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acres amount annexed annuity answer apples arithmetical series bushels called ciphers common denominator compound interest compound numbers contained cows cube root cubic currency decimal fractions decimal places diameter divided dividend division dollars equal evident EXAMPLES FOR PRACTICE factor farthings federal money foot foregoing examples gain gallons given number greatest common divisor Hence hogshead hundred hundredths improper fraction inches integers least common multiple length measure merator miles mills minuend mixed number months multi multiplicand multiply Note number of decimal number of terms OPERATION oranges ounce paid pence pints pounds present worth proportion pupil quantity quarts quotient quotient figure rate per cent ratio receive remainder repetend right hand figure rule shillings side sold solid feet square root subtraction sugar tens tenths thousandths tion units vulgar fractions weight whole number write yards of cloth
Page 114 - Divide the denominator by the whole number, when it can be done without a remainder ; otherwise, multiply the numerator by it, and under the product write the denominator, which may then be reduced to a whole or mixed number.
Page 114 - Multiply together the numerators for a new numerator, and the denominators for a new denominator.
Page 246 - A man was hired 50 days on these conditions. — that, for every day he worked, he should receive $ '75, and, for every day he was idle, he should forfeit $ '25 ; at the expiration of the time, he received $ 27'50 ; how many days did he work...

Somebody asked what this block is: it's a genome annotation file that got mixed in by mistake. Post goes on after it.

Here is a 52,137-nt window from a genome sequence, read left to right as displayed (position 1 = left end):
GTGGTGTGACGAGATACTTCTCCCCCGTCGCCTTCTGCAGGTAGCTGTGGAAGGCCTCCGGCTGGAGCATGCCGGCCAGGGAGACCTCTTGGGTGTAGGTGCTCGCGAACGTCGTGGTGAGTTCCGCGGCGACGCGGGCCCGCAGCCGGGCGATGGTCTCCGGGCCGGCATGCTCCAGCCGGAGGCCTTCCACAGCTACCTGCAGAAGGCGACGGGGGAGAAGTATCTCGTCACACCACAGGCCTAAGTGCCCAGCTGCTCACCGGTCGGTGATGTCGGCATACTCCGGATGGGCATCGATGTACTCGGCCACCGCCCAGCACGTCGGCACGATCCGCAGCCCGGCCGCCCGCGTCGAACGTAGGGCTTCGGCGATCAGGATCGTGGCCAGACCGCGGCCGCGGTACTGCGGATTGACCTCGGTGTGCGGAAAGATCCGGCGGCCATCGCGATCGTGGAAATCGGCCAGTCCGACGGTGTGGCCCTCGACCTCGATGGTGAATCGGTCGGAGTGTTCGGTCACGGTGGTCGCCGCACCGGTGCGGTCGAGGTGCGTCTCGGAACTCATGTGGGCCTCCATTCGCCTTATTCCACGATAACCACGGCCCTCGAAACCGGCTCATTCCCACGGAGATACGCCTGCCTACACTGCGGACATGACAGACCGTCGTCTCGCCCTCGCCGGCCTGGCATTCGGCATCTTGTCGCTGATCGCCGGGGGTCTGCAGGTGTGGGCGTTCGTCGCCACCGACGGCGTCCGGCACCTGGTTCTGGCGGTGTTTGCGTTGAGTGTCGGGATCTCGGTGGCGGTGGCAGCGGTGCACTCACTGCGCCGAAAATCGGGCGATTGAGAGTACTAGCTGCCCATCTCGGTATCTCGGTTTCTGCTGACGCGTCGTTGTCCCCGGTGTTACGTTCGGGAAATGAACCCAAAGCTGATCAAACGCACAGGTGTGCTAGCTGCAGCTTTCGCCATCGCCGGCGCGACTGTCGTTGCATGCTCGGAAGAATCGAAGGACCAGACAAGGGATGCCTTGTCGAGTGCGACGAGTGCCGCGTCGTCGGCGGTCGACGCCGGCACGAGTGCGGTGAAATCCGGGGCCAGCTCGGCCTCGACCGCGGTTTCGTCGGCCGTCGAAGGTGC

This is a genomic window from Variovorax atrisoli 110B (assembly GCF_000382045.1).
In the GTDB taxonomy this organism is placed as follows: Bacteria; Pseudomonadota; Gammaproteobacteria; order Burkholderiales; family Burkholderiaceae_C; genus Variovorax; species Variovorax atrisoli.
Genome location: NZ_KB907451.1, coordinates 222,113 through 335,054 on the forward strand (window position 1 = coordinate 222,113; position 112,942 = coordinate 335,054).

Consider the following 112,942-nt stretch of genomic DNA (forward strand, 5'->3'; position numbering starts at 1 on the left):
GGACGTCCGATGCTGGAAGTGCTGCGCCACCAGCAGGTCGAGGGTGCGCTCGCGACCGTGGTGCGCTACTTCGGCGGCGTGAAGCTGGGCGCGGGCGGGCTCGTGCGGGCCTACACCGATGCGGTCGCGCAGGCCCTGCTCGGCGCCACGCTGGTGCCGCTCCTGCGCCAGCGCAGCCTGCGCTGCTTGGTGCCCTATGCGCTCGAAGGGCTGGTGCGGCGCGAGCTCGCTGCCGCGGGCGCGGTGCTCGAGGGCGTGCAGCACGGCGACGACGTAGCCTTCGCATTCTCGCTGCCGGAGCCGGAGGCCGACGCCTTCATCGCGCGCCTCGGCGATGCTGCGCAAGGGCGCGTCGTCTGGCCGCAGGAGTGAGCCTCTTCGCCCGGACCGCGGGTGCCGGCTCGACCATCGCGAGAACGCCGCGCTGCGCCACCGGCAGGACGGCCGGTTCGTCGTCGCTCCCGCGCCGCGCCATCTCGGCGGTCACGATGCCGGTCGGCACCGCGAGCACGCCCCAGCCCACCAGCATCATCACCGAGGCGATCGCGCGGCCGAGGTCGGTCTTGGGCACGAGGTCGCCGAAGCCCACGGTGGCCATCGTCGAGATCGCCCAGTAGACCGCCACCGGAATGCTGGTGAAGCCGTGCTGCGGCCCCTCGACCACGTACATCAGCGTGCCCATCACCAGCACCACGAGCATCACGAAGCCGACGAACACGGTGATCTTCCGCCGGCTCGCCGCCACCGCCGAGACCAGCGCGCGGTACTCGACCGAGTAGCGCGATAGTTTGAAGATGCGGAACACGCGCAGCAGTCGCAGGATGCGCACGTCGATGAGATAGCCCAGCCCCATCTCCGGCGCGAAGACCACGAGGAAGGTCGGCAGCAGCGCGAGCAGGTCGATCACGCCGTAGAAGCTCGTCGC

Page 104 - To reduce a mixed number to an improper fraction, RULE. Multiply the whole number by the denominator of the fraction ; to the product add the numerator, and write the result over the denominator.
Page 219 - Multiply the divisor, thus augmented, by the last figure of the root, and subtract the product from the dividend, and to the remainder bring down the next period for a new dividend.
Page 223 - Hence, to find the common difference, — Divide the difference of the extremes by the number of terms, less 1, and the quotient will be the common difference.
Page 246 - B, by spending $ 30 per annum more than A, at the end of 8 years finds himself $40 in debt; what is their income, and what does each spend per annum ? Ans.
Page 141 - 03, the same as before. IT 73. The foregoing examples and remarks are sufficient to establish the following RULE. In the division of decimal fractions, divide as in whole numbers, and from the right hand of the quotient point off...